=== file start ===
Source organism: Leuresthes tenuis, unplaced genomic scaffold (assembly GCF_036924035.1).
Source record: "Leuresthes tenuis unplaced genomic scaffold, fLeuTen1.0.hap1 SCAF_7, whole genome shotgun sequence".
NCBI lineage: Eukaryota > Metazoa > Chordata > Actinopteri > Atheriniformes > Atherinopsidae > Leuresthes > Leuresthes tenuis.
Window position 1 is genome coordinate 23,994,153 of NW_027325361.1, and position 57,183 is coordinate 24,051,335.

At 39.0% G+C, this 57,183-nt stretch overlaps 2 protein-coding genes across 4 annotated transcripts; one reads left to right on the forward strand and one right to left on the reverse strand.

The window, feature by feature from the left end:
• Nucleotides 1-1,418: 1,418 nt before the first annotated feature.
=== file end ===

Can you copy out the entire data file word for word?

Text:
Source organism: Leuresthes tenuis, unplaced genomic scaffold (assembly GCF_036924035.1).
Source record: "Leuresthes tenuis unplaced genomic scaffold, fLeuTen1.0.hap1 SCAF_7, whole genome shotgun sequence".
NCBI lineage: Eukaryota > Metazoa > Chordata > Actinopteri > Atheriniformes > Atherinopsidae > Leuresthes > Leuresthes tenuis.
Window position 1 is genome coordinate 23,994,153 of NW_027325361.1, and position 57,183 is coordinate 24,051,335.

At 39.0% G+C, this 57,183-nt stretch overlaps 2 protein-coding genes across 4 annotated transcripts; one reads left to right on the forward strand and one right to left on the reverse strand.

The window, feature by feature from the left end:
• Nucleotides 1-1,418: 1,418 nt before the first annotated feature.